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The Beat

of Atlantic Records

Love/Hate Thing

Straight from the man himself comes the words of a warrior, fearless friend of the people and an incredibly harsh self-critic. Since music is Wale’s only salvation, he’ll be serving up new material forever. But right now, with The Gifted, he’s at his personal best.

Throughout the history of Hip-Hop we’ve had the stereotypical rapper sets: The Gangsta Rapper, The Lover Rapper, The Teacher Rapper, The Clubby Rapper, and The Wack Rapper, just to name a few. Today’s market calls for a deeper more complex MC that encompasses all that great about rap. Where the lines are blurred on what he can speak on emotionally and be given a "macho pass". While seeing this transformation

where an "emo" Drake can tap into his heartfelt side and rap about love in a direct way, Wale is all up in that same chamber and delivers that same message but with a sharper edge. This unique ability to rap with the rebel rouser Waka Flocka Flame on "No Hands", then switch lanes to lace the love note nod to relationship drama with "Bad", is a great skill to have. The question remains: Is that appreciated and fostered in today’s disposable talent climate?

Wale has some strong opinions on where the state of Hip-Hop is and is going. Along with some high level-rapping peers, he’s doing his part to make the type of music that represents his generation. His work on this new album is his most hands on and involved from top to bottom. Yet, it’s up to the very people whose opinions sway with the wind that will determine his status in history. But of course he has some words to say about all of that first.

The Business: I have a lot of situations on the table. I’m excited about it. All around the industry, people in power, my relationships are so good and my track record is good. Bringing "unheard artists," to the forefront, enabling their careers. I’ve already done that twice in my career with Tiara Thomas and Sam Dew.

Surviving The Times: This shit ain’t guaranteed. Even my (XXL Magazine) Freshman cover. If you look at that, there’s a lot of people that... I know where I’m at, I’m blessed, I’m happy about it. I thank God everyday that I’m on this side of it because I don’t know what I would be doing. Sometimes, when I get in those circles, I might not be the hottest or the most liked, but I feel it word for word and I walk like that. And we talk about riches and most successful on iTunes. I just walk around like that, I’m trained to believe so.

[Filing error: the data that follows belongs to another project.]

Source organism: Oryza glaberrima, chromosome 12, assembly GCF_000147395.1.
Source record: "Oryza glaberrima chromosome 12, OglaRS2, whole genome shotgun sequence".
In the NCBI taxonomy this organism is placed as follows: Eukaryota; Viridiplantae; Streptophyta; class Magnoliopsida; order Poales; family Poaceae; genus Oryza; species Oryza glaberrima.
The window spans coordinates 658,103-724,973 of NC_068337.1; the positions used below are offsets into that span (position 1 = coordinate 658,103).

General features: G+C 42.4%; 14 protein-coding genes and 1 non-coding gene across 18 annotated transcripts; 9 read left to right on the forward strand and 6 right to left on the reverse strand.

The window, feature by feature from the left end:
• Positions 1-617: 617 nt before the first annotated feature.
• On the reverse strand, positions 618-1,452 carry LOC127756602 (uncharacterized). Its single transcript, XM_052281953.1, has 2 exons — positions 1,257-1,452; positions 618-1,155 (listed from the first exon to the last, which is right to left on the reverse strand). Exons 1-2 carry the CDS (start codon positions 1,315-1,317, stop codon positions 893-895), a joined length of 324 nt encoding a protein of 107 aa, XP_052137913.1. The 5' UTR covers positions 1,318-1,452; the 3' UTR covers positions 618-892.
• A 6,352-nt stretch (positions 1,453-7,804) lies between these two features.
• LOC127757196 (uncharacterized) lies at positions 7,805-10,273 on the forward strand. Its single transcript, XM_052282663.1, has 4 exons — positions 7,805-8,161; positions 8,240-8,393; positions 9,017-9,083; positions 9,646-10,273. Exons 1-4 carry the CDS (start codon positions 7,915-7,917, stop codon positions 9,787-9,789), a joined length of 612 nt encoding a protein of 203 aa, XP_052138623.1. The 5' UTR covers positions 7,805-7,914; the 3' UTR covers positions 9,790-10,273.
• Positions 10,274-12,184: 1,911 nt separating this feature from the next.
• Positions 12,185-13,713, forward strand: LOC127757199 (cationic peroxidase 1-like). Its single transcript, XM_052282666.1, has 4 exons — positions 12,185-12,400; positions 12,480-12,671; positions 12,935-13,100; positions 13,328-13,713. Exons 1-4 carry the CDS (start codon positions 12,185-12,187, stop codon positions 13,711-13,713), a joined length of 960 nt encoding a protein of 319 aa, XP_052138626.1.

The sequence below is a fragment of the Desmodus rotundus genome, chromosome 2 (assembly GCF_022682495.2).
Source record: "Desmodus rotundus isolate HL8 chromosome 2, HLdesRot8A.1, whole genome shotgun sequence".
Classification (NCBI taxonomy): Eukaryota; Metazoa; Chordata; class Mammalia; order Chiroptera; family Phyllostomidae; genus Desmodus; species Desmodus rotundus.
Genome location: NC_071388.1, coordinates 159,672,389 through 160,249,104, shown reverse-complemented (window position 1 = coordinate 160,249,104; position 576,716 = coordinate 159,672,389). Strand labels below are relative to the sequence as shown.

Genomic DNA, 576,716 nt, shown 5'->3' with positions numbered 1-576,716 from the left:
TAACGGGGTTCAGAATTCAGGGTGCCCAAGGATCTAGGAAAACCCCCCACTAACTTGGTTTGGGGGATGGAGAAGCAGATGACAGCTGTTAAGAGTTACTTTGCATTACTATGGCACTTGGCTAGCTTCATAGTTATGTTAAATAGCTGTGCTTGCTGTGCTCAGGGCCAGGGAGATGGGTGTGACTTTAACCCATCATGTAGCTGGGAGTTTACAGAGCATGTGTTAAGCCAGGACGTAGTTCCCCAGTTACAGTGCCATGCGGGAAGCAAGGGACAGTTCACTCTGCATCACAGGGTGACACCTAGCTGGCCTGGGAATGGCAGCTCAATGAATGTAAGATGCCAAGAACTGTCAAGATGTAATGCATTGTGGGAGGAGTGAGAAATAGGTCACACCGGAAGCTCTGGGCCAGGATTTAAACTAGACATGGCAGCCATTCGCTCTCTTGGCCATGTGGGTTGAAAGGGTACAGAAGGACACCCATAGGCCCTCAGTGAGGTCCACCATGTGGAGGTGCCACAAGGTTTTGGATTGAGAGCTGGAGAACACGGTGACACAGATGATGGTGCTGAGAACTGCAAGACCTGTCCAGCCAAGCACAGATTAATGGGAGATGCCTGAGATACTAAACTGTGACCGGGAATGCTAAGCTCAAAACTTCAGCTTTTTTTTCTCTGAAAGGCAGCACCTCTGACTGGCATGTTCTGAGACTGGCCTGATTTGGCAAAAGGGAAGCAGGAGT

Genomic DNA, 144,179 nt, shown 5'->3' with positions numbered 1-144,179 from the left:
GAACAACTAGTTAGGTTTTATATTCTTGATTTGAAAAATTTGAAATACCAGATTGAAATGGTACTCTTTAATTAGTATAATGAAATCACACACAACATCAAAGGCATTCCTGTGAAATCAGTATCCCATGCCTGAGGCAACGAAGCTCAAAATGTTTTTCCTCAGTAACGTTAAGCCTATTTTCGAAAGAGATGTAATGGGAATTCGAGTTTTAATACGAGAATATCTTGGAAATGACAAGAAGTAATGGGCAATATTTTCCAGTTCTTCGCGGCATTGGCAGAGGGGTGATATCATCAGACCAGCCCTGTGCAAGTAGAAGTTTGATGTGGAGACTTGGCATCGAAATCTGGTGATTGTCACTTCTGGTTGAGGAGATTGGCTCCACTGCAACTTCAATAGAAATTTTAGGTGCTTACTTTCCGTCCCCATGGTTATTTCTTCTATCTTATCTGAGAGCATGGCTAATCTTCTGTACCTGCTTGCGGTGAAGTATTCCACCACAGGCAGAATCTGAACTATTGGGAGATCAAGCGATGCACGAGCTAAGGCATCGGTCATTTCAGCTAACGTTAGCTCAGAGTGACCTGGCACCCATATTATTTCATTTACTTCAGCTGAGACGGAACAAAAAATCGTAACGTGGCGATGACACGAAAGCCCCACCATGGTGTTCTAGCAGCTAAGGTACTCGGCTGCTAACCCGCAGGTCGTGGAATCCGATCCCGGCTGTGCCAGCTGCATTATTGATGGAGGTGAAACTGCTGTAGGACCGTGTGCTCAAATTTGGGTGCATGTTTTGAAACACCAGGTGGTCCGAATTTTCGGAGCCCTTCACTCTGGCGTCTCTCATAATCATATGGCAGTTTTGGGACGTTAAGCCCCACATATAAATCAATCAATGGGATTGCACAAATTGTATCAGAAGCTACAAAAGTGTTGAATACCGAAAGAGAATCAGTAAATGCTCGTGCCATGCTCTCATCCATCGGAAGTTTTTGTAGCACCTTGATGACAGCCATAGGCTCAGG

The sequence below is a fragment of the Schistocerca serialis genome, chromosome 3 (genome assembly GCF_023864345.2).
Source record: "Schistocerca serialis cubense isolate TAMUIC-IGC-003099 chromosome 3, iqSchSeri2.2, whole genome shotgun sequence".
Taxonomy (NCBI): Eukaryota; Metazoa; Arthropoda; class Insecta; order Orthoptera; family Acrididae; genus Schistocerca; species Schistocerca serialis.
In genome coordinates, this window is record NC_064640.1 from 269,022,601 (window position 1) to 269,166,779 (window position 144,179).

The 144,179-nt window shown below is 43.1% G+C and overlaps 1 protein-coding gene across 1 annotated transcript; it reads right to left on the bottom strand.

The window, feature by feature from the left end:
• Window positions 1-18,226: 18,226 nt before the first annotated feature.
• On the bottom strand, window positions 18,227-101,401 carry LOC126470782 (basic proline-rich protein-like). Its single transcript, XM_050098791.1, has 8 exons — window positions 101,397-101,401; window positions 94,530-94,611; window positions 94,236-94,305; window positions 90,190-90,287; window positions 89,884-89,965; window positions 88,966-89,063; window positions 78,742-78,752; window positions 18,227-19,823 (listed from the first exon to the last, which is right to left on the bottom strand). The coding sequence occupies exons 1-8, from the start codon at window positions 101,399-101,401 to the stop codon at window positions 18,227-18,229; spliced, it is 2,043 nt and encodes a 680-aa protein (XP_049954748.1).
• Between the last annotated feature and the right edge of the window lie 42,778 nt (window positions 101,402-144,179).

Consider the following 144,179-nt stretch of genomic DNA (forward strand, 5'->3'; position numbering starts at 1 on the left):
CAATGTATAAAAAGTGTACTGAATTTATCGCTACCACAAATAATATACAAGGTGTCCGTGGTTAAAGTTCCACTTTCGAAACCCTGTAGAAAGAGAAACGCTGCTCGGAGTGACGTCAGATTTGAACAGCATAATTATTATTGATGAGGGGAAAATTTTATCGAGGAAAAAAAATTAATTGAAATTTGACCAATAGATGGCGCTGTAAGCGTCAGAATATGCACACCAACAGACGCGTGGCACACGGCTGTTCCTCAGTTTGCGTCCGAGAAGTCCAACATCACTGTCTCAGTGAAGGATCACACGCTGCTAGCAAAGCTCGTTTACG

"I might not be the hottest or the most liked, but I feel it word for word and I walk like that.

Jay-Z aka Big Homie: Long story short, talking to dude, he knows who the fuck he is. He knows like knowing him can make somebody like... So he’s stingy with what he’s willing to share with that. I mean he saw me grow, he saw everything. He was there from the beginning. He knows. When he’s telling me he’s proud of me, I believe it ten times more than a lot of these other people. Because he saw when I wasn’t making the company no money at all.

I really think this is going to be good though. Because I’m just too good to not, do good. I know I had the right things going in the right direction.

Boss Ross: Yeah, I have learned a lot of things from Rozay. A lot about the music business. I think all of us have learned from him all the way down to Rockie, Stalley, Meek, everybody. I’ve learned how to be and survive in this game.

Humbleness vs. Cockiness: I don’t think it’s cockiness. You don’t really have crazy sound bites of me going off, saying this that and the third. It’s kind of like perceived. Even still, I’m just the most human. I don’t make conscious efforts to be any way. My artist peers, would tell you I’m the most humble, the most friendly artist that they’ve ever worked with. I stay out of trouble though. I try to keep a good, clean notary. Stay out of everyone’s way.

MMG Rider: I don’t know what I mean to the label like that. I know they know they got a hard working artist. I hope I mean something to them. Shit, I’ve been up all damn day! I want to help a couple hard working individuals build their dreams. Whether it be an engineer, rapper, producer, singer, dancehall artist, whatever, I want to facilitate. I want to create something where dope artists that I signed or even old artists that I’ve believed in can come out on this album release that’s scheduled.

Work Ethic: Persistency, actually putting some thought into my work. I don’t know. I feel like when you play the game hard and you practice and you good...good things will eventually take place.

Self Made: Honestly, I want to turn people on to my music that hasn’t heard it or hasn’t given it a fair shot. I’m not the most likable guy... Hate letters, empty threats on twitter and social media. I got to accept it. That’s always going to happen as you get closer to success, once you get used to it. You could never really get better at it.

Writing Process: I just try to top shit. The verse I did for "Jet Life" with Curren$y was the first verse I did without writing. I like to write. I got like three albums worth of stuff that didn’t even come out but it’s not better than my last stuff. It maybe equal to my last stuff might be some old lingo in there, but I’ll leave it alone. Not necessarily poetry books, their real raps, they are recorded and everything. There just not fully there and I don’t want to put out anything that’s not all the way there.

"We are so spoiled. You got YouTube and you don’t have to buy an album. I remember going through piles of tapes just to find one song."